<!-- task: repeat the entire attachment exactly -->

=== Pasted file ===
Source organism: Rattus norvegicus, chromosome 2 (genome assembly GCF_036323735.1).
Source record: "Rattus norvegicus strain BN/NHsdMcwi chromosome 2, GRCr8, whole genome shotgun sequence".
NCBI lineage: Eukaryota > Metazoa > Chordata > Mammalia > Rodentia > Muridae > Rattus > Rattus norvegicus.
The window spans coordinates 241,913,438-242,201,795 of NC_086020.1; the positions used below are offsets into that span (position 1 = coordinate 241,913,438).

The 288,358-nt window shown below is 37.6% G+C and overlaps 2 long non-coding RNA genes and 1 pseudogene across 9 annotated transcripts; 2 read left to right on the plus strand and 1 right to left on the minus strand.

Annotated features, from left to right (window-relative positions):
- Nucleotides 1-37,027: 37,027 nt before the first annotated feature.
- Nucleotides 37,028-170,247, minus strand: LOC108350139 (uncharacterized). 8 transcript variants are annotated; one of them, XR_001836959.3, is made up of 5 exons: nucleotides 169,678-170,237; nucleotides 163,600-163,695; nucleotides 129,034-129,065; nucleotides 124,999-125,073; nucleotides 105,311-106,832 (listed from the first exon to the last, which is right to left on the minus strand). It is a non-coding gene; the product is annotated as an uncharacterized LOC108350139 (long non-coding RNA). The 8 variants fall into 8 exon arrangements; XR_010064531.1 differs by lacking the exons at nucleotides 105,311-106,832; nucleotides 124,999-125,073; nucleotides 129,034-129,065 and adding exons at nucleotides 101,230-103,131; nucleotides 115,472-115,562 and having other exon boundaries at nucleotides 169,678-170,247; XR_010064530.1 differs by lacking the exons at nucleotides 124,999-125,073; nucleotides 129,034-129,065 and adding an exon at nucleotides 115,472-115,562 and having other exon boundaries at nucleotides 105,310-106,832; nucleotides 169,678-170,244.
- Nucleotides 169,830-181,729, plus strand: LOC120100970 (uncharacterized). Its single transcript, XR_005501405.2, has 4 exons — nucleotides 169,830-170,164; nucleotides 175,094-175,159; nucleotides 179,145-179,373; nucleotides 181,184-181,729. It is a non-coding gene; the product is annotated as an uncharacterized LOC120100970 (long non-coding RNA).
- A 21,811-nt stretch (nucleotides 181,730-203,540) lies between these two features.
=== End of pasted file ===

Source organism: Rattus norvegicus, chromosome 2 (genome assembly GCF_036323735.1).
Source record: "Rattus norvegicus strain BN/NHsdMcwi chromosome 2, GRCr8, whole genome shotgun sequence".
NCBI lineage: Eukaryota > Metazoa > Chordata > Mammalia > Rodentia > Muridae > Rattus > Rattus norvegicus.
The window spans coordinates 241,913,438-242,201,795 of NC_086020.1; the positions used below are offsets into that span (position 1 = coordinate 241,913,438).

The 288,358-nt window shown below is 37.6% G+C and overlaps 2 long non-coding RNA genes and 1 pseudogene across 9 annotated transcripts; 2 read left to right on the plus strand and 1 right to left on the minus strand.

Annotated features, from left to right (window-relative positions):
- Nucleotides 1-37,027: 37,027 nt before the first annotated feature.
- Nucleotides 37,028-170,247, minus strand: LOC108350139 (uncharacterized). 8 transcript variants are annotated; one of them, XR_001836959.3, is made up of 5 exons: nucleotides 169,678-170,237; nucleotides 163,600-163,695; nucleotides 129,034-129,065; nucleotides 124,999-125,073; nucleotides 105,311-106,832 (listed from the first exon to the last, which is right to left on the minus strand). It is a non-coding gene; the product is annotated as an uncharacterized LOC108350139 (long non-coding RNA). The 8 variants fall into 8 exon arrangements; XR_010064531.1 differs by lacking the exons at nucleotides 105,311-106,832; nucleotides 124,999-125,073; nucleotides 129,034-129,065 and adding exons at nucleotides 101,230-103,131; nucleotides 115,472-115,562 and having other exon boundaries at nucleotides 169,678-170,247; XR_010064530.1 differs by lacking the exons at nucleotides 124,999-125,073; nucleotides 129,034-129,065 and adding an exon at nucleotides 115,472-115,562 and having other exon boundaries at nucleotides 105,310-106,832; nucleotides 169,678-170,244.
- Nucleotides 169,830-181,729, plus strand: LOC120100970 (uncharacterized). Its single transcript, XR_005501405.2, has 4 exons — nucleotides 169,830-170,164; nucleotides 175,094-175,159; nucleotides 179,145-179,373; nucleotides 181,184-181,729. It is a non-coding gene; the product is annotated as an uncharacterized LOC120100970 (long non-coding RNA).
- A 21,811-nt stretch (nucleotides 181,730-203,540) lies between these two features.